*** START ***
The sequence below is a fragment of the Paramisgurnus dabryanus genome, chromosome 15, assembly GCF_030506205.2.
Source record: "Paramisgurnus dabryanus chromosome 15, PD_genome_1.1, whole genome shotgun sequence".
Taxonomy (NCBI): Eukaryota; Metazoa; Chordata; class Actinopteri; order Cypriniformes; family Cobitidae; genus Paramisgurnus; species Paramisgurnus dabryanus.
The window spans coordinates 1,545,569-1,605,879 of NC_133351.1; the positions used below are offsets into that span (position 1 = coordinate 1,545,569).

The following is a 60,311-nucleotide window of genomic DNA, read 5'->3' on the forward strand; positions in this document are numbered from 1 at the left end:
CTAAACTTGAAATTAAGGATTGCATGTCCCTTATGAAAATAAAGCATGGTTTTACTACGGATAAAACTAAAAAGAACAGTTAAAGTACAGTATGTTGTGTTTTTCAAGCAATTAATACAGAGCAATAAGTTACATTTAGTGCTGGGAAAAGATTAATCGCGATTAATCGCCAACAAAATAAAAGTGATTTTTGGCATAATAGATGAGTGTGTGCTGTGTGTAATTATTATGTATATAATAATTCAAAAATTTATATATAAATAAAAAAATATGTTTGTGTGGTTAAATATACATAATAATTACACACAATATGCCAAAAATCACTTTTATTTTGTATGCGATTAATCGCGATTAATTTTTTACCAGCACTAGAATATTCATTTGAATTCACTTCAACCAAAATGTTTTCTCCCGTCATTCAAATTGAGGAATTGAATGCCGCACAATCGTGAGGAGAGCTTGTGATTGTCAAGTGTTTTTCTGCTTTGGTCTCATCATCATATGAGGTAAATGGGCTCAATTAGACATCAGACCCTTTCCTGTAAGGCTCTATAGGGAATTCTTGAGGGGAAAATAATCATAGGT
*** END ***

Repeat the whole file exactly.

The sequence below is a fragment of the Paramisgurnus dabryanus genome, chromosome 15, assembly GCF_030506205.2.
Source record: "Paramisgurnus dabryanus chromosome 15, PD_genome_1.1, whole genome shotgun sequence".
Taxonomy (NCBI): Eukaryota; Metazoa; Chordata; class Actinopteri; order Cypriniformes; family Cobitidae; genus Paramisgurnus; species Paramisgurnus dabryanus.
The window spans coordinates 1,545,569-1,605,879 of NC_133351.1; the positions used below are offsets into that span (position 1 = coordinate 1,545,569).

The following is a 60,311-nucleotide window of genomic DNA, read 5'->3' on the forward strand; positions in this document are numbered from 1 at the left end:
CTAAACTTGAAATTAAGGATTGCATGTCCCTTATGAAAATAAAGCATGGTTTTACTACGGATAAAACTAAAAAGAACAGTTAAAGTACAGTATGTTGTGTTTTTCAAGCAATTAATACAGAGCAATAAGTTACATTTAGTGCTGGGAAAAGATTAATCGCGATTAATCGCCAACAAAATAAAAGTGATTTTTGGCATAATAGATGAGTGTGTGCTGTGTGTAATTATTATGTATATAATAATTCAAAAATTTATATATAAATAAAAAAATATGTTTGTGTGGTTAAATATACATAATAATTACACACAATATGCCAAAAATCACTTTTATTTTGTATGCGATTAATCGCGATTAATTTTTTACCAGCACTAGAATATTCATTTGAATTCACTTCAACCAAAATGTTTTCTCCCGTCATTCAAATTGAGGAATTGAATGCCGCACAATCGTGAGGAGAGCTTGTGATTGTCAAGTGTTTTTCTGCTTTGGTCTCATCATCATATGAGGTAAATGGGCTCAATTAGACATCAGACCCTTTCCTGTAAGGCTCTATAGGGAATTCTTGAGGGGAAAATAATCATAGGT